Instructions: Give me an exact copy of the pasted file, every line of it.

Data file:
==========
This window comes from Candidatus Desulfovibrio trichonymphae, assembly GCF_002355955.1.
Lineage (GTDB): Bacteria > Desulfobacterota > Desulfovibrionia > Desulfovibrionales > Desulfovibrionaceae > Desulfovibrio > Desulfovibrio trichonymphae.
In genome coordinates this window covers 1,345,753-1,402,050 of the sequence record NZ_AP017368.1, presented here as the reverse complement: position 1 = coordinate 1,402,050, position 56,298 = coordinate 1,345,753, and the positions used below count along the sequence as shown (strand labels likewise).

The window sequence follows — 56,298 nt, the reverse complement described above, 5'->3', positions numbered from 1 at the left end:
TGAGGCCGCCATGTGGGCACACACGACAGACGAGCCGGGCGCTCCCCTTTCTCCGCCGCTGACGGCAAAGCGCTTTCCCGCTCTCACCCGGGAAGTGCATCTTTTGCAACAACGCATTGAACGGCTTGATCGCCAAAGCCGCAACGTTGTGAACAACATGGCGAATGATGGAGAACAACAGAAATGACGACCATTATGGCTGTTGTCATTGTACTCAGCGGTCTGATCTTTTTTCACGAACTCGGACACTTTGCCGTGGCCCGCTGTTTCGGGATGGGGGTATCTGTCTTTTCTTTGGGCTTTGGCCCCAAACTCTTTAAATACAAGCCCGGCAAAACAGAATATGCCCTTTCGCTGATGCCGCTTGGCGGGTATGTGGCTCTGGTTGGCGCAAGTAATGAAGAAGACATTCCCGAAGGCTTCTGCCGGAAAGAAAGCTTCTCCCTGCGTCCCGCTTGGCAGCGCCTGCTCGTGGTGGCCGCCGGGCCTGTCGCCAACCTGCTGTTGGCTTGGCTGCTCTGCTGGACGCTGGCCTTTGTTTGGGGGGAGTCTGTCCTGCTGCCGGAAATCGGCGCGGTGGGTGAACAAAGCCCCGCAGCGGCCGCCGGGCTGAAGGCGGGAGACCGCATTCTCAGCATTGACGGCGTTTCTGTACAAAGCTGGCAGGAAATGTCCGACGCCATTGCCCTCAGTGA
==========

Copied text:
This window comes from Candidatus Desulfovibrio trichonymphae, assembly GCF_002355955.1.
Lineage (GTDB): Bacteria > Desulfobacterota > Desulfovibrionia > Desulfovibrionales > Desulfovibrionaceae > Desulfovibrio > Desulfovibrio trichonymphae.
In genome coordinates this window covers 1,345,753-1,402,050 of the sequence record NZ_AP017368.1, presented here as the reverse complement: position 1 = coordinate 1,402,050, position 56,298 = coordinate 1,345,753, and the positions used below count along the sequence as shown (strand labels likewise).

The window sequence follows — 56,298 nt, the reverse complement described above, 5'->3', positions numbered from 1 at the left end:
TGAGGCCGCCATGTGGGCACACACGACAGACGAGCCGGGCGCTCCCCTTTCTCCGCCGCTGACGGCAAAGCGCTTTCCCGCTCTCACCCGGGAAGTGCATCTTTTGCAACAACGCATTGAACGGCTTGATCGCCAAAGCCGCAACGTTGTGAACAACATGGCGAATGATGGAGAACAACAGAAATGACGACCATTATGGCTGTTGTCATTGTACTCAGCGGTCTGATCTTTTTTCACGAACTCGGACACTTTGCCGTGGCCCGCTGTTTCGGGATGGGGGTATCTGTCTTTTCTTTGGGCTTTGGCCCCAAACTCTTTAAATACAAGCCCGGCAAAACAGAATATGCCCTTTCGCTGATGCCGCTTGGCGGGTATGTGGCTCTGGTTGGCGCAAGTAATGAAGAAGACATTCCCGAAGGCTTCTGCCGGAAAGAAAGCTTCTCCCTGCGTCCCGCTTGGCAGCGCCTGCTCGTGGTGGCCGCCGGGCCTGTCGCCAACCTGCTGTTGGCTTGGCTGCTCTGCTGGACGCTGGCCTTTGTTTGGGGGGAGTCTGTCCTGCTGCCGGAAATCGGCGCGGTGGGTGAACAAAGCCCCGCAGCGGCCGCCGGGCTGAAGGCGGGAGACCGCATTCTCAGCATTGACGGCGTTTCTGTACAAAGCTGGCAGGAAATGTCCGACGCCATTGCCCTCAGTGA